Are You Supporting Local?

What Everybody Ought To Know About Supporting Local Farms

by Elizabeth Weigand Owner, Agricultural Connections

We are in an era of abundant information with options and choices at our fingertips. Nearly everything, including how we shop for food, gives us reign of choice. With so much choice, what is the tipping point that leads to final decisions: convenience, price, selection, aesthetics, relationship, size, health, shelf life, familiarity, or flavor? There is a motive driving our purchasing decisions, and with every dollar we spend, we are voting.
I want my votes to support my neighbors. And, my farmers are my neighbors. I believe that sinking roots into our local soil requires conscious decision making with every meal we eat. If we truly care about “localizing” our economy, then we must directly invest into this economy. This is our opportunity to engage in local capitalism – to build a robust local economy, keep the farmers in business, and support our immediate region.
Let’s explore options for how to get food into your home and discuss which of these directly supports the local food and farm economy. How do you typically get food to your home? Do you…
Purchase fresh goods from a Farmers Market?
Sign up for a seasonal CSA?
Have a garden in the summer and preserve for winter storage?
Buy chicken and beef from a neighbor and store your proteins in a second freezer in your garage?
Have a community garden plot?
Shop at a local farmers co-op?
According to the Food Marketing Institute (FMI), 83 percent of shoppers would answer “no” to the above questions and typically purchase food from traditional grocery stores. This shocking statistic contradicts the direction most shoppers are wanting to go: fresh, organic, and healthy. A whopping 18 percent of consumers say they are purchasing more fresh, perishable food this year compared to the previous. And the organic sector “is the fastest growing sector of the food industry.” These facts indicate that food from local farms should be the most sought after; local food is inherently fresher, more nutrient dense, preservative-free, and typically grown with organic practices. So what does that mean for a business like mine?
Agricultural Connections (Ag Connect) brings sustainable food to kitchens of all sizes. We have two online stores: one for households that features year-round produce boxes and one for commercial clients, mainly chefs and small groceries. Central Oregon Locavore (Locavore) is open six days a week and is a year-round ‘farmers market’ selling locally-grown and locally-processed foods. As organic and locally-based shopping grows, these shopping trends would suggest that businesses like Ag Connect, Locavore and local vegetable farms would be booming. While Ag Connects’ sales have certainly grown in our business to business division, our orders to households have dropped off. Ag Connections and Locavore compete with bigger stores like Market of Choice, Natural Grocers and Whole Foods — businesses that offer high quality, fresh and shelf-stable foods. These businesses are not working directly with nearly as many local farmers as Ag Connect and Locavore. Instead, they offer the traditional grocery shopper a convenient way to maintain their familiar shopping behaviors.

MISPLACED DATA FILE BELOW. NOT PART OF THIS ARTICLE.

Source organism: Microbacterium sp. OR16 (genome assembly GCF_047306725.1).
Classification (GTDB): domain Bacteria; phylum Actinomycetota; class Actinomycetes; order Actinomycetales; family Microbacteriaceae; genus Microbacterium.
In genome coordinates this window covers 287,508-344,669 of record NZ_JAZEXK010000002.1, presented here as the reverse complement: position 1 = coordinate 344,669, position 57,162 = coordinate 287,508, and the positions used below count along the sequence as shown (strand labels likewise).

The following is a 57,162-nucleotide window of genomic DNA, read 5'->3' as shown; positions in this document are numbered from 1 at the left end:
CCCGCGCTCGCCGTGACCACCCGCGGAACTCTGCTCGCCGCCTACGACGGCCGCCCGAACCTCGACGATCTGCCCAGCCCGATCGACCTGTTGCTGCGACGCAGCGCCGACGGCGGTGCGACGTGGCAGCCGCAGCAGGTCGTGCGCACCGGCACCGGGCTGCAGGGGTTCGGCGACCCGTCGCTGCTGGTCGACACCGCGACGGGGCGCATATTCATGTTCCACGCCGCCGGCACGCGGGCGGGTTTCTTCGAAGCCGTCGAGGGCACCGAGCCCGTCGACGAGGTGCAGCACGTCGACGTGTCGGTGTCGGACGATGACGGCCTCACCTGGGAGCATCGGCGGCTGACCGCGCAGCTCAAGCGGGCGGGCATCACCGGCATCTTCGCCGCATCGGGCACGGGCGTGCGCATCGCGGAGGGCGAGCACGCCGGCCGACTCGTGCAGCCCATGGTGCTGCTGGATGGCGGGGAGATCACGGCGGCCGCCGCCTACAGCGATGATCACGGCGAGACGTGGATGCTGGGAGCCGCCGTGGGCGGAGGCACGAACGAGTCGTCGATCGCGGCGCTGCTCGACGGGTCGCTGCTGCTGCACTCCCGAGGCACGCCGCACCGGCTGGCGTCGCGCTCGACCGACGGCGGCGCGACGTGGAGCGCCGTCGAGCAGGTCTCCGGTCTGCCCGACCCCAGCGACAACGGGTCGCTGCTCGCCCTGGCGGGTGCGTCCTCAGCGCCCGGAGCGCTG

Shopping in a new way requires a behavior change. A behavior change requires placing value on the outcome of that change so that the added complexity in a busy life is justified. In other words, you have to care about supporting your neighbor-your farmer- in order to justify complicating your life by shopping in a new way. You can go all in: purchase a CSA, buy on-the-hoof, and start to garden. Or you can start by asking questions. Visit your local grocer and ask, “What is your definition of local?”, “From where do you purchase products?” and “Why don’t you purchase from Central Oregon farms?” Ag Connect is asking these questions and working with some local grocers to introduce more local food and farms.
Ag Connect has been making it convenient for our community to get fresh, local food for eight years now! It’s ultra fresh, harvested within 24-48 hours of getting to your kitchen! We sell to approximately 50 families a week, year-round and our new pickup is at Central Oregon Locavore every Wednesday from 12-6pm. We also offer home delivery so you can get fresh, local organic groceries delivered to your door, weekly, year-round! And if you want to dine out and know you’re supporting those same local farm heroes, check out any of our many awesome commercial clients: Jackson’s Corner, 123 Ramen, Sunny Yoga Kitchen, Boone Dog Pizza, We’re the Wurst, Plantd, Bad Wolf Bakery & Bistro, Broken Top Bottle Shop, Rockin’ Dave’s, Local Slice, 900 Wall, Deschutes Brewery, DumpCity Dumplings, Lone Pine Coffee, Primal Cuts or Metolius Tea.
What would it take to feed you and your family the most nutritious food? How can you become a community member who supports your local economy? Go to the places that are “giving back” to the farmers and the to the local land in which we live. Go to the places that are offering authentically local options. Get a CSA, go to Locavore, and visit If you really want to support the local food network, choosing not to support big agriculture and big business might be your next step. It’s about supporting the people who work the land in the area we call home. It’s about investing in home and Oregon is home — Central Oregon is home.

Photos by Josselyn Peterson & courtesy of Agricultural Connection

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